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Students at the State University of New York at Geneseo are lashing out at a professor for scheduling the lecture “Against ‘Sexual’ ‘Assault’ ‘Awareness’ ” (yes, with three sets of scare quotes) during the college's Sexual Assault Awareness Week. The professor himself, however, says students are jumping to conclusions without even knowing the contents of the talk.

News of the lecture drew outrage from students who say Theodore Everett, professor of philosophy, intentionally aimed to provoke. Sam White, a senior political science and international relations major, created a petition calling on SUNY Geneseo’s administration to reaffirm the institution’s dedication to sexual assault awareness and condemn Everett’s talk.

“To have someone who is looked up to by Geneseo students give a talk against sexual assault awareness and try to question the severity of the issue ... I think is a step in the wrong direction,” White said, calling Everett’s actions “doubt mongering.”

White closed the petition after 30 hours and 1,690 signatures when President Christopher C. Dahl released a statement to the college.

“Geneseo knows where it stands on issues of sexual assault. We abhor rape and sexual violence of all kinds. We take seriously and will investigate all charges of sexual assault and sexual harassment,” Dahl said. “At the same time, however, Geneseo defends academic freedom and the right to offer a wide variety of opinions on campus.”

Everett has attempted to distance himself from the controversy, stressing that a philosophy colloquium is designed to serve as a forum for opposing opinions.

“The purpose of this colloquium is to try out some dissenting arguments on a topic of extreme importance and great timeliness, and any brief remark I've made to answer people's questions in good faith seems to get taken as a political pronouncement rather than a tentative position which can only be understood in the context of the arguments that back it up,” Everett said in an e-mail.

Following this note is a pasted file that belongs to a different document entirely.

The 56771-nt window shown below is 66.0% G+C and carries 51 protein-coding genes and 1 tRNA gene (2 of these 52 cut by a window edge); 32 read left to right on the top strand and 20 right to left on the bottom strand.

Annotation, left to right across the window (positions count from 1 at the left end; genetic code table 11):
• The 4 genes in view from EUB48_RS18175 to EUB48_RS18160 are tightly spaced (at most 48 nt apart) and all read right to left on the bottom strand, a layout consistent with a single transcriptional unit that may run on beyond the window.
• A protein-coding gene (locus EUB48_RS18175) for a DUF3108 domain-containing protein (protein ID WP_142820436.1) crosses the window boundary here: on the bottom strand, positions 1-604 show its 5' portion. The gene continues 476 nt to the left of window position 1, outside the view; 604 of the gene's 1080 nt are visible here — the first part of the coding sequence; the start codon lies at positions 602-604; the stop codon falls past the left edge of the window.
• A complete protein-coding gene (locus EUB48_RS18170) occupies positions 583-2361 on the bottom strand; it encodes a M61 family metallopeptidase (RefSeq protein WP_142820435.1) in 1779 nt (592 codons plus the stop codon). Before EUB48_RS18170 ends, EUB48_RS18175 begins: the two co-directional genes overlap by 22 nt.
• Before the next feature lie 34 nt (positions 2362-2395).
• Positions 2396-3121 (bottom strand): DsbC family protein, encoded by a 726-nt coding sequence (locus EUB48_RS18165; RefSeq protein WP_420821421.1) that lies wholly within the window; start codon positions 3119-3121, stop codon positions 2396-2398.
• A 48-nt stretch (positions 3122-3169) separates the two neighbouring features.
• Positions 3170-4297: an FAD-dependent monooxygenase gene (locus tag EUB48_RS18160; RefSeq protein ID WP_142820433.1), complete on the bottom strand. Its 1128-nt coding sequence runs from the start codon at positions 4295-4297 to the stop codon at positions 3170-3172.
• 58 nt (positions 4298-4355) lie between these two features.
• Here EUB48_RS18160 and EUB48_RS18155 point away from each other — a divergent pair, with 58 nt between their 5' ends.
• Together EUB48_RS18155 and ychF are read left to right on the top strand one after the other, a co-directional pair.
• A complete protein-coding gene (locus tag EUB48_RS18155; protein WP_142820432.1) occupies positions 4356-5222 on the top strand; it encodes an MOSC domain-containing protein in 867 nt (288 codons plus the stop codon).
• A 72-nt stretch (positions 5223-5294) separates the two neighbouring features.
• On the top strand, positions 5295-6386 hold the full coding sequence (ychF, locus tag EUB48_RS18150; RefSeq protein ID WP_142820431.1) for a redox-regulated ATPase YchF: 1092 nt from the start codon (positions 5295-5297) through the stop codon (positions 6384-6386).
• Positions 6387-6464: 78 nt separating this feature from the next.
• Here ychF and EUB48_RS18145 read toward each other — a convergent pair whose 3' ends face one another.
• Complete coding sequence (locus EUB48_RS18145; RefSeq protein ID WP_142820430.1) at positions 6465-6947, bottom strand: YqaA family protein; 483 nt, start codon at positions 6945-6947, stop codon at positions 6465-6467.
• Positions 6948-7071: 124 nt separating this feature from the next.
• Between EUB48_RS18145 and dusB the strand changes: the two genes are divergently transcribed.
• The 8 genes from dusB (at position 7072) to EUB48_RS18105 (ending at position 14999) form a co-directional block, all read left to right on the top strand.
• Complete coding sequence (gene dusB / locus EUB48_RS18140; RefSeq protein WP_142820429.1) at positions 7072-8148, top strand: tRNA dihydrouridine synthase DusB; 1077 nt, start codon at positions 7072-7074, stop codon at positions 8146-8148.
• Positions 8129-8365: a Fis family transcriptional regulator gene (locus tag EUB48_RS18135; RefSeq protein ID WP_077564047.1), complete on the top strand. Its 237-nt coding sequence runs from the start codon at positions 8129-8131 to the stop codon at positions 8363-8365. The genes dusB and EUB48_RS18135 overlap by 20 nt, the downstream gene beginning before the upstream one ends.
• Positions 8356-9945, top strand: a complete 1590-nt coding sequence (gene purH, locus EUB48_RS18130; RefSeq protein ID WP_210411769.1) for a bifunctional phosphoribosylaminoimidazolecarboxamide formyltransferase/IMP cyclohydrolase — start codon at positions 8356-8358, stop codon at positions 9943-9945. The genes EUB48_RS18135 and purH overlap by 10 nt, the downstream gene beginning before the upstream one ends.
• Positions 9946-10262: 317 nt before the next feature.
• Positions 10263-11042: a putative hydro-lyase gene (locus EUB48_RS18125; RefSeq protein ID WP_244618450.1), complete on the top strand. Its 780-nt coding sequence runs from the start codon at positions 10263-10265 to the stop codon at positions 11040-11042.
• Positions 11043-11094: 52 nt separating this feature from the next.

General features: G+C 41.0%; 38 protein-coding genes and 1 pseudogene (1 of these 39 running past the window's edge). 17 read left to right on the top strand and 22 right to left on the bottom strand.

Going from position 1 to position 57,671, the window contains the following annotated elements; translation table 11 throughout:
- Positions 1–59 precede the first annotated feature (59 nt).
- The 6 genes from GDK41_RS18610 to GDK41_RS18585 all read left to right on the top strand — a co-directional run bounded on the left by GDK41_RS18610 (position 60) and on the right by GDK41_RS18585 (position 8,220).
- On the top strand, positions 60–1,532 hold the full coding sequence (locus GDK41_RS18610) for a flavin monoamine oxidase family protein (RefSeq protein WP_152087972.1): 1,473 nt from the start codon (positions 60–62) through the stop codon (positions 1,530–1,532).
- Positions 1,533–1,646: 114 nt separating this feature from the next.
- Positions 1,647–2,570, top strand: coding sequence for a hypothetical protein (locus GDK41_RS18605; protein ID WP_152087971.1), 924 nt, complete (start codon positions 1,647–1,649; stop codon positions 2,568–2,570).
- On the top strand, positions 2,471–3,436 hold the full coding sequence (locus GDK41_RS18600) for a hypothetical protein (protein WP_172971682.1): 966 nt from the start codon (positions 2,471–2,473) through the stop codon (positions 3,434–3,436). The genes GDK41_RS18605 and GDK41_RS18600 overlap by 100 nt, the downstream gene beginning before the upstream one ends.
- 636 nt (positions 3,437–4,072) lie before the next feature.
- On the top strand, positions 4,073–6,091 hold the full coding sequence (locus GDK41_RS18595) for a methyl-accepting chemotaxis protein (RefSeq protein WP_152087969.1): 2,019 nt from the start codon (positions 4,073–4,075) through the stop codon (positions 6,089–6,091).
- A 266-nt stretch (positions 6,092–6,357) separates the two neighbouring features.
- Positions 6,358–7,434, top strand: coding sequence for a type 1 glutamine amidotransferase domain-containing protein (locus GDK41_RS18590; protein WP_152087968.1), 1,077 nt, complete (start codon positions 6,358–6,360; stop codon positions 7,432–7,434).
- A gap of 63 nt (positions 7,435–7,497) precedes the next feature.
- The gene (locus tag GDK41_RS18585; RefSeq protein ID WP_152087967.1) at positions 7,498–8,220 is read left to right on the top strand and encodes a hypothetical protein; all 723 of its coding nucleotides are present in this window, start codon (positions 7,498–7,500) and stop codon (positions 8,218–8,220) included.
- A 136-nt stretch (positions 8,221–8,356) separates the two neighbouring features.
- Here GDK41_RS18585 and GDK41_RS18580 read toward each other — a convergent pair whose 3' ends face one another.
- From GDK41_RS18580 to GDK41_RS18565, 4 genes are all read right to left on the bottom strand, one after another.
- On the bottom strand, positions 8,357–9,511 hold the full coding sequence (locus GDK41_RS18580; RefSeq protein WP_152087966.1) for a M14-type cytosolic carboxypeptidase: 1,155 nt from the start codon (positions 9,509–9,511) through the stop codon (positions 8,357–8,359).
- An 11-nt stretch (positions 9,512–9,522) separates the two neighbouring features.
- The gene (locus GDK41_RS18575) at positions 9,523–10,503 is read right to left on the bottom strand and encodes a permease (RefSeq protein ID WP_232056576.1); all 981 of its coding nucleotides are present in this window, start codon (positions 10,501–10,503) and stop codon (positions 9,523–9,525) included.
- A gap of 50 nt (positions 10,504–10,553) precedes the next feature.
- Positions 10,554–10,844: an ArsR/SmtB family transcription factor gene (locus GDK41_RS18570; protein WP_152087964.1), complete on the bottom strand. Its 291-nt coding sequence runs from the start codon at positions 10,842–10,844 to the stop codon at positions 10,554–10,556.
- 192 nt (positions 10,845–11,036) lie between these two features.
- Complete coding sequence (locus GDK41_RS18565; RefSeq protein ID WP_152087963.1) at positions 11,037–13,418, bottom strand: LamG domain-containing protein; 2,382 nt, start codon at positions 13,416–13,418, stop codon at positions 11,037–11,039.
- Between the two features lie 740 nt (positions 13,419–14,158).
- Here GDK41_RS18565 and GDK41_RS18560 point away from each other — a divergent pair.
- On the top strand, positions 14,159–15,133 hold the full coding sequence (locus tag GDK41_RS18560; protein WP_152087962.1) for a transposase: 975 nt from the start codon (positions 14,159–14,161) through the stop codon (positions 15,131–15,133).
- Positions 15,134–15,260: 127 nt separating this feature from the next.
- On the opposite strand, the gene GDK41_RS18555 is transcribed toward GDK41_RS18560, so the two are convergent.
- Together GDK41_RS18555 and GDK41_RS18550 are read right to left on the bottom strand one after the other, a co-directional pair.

The abstract of Everett's talk states "the sexual assault awareness movement counts too many borderline cases (for example, badgering somebody into letting you give them a kiss) as true sexual assault, when they are not really sexual and not really assault. This diverts attention away from the truly damaging core cases of rape and sexual assault that everybody cares about and toward borderline cases that no one believes are equally important, even though they also shouldn’t happen."

Everett declined to elaborate before Wednesday night’s lecture, stating he did not want to contribute any further comments that could be misunderstood by his critics. (His lecture did take place as scheduled, WHEC News reported.)

The lecture was moved back from Monday night, when it would have coincided with the “Take Back the Night Walk,” which White said drew some 200 students, faculty members and administrators.

Another last-minute change includes the addition of Heidi Savage, visiting assistant professor of philosophy, who will respond to Everett’s lecture from a feminist perspective.

Savage said she “didn’t even realize what I was stepping into,” but chose to get involved in the interests of her department, feminism, intellectual freedom and victims of sexual assault.

“The talk was misrepresented in the assumption that [Everett] was seen as some kind of rape apologist, simply in virtue of the title, which he certainly isn't,” Savage said in a post on the blog Feminist Philosophers, one of several websites that have taken issue with the lecture. “I've seen the talk and it raises legitimate issues, issues that are controversial within feminist discourse itself.”

Savage said she respects the views of the students objecting to the lecture, but rejected the idea that the talk was scheduled during Sexual Assault Awareness Week in order to stir up controversy.

“Speaking as a victim and a feminist, I don’t see anything particularly pernicious about scheduling a talk about sexual assault awareness during sexual assault awareness week,” Savage said.

Although he welcomed the addition of Savage’s response, White said he and other students would be protesting and providing support to those offended by the talk.

“It will give individuals who are hurt, who feel marginalized by his talk, a chance to see there are people at Geneseo who do support them,” White said.

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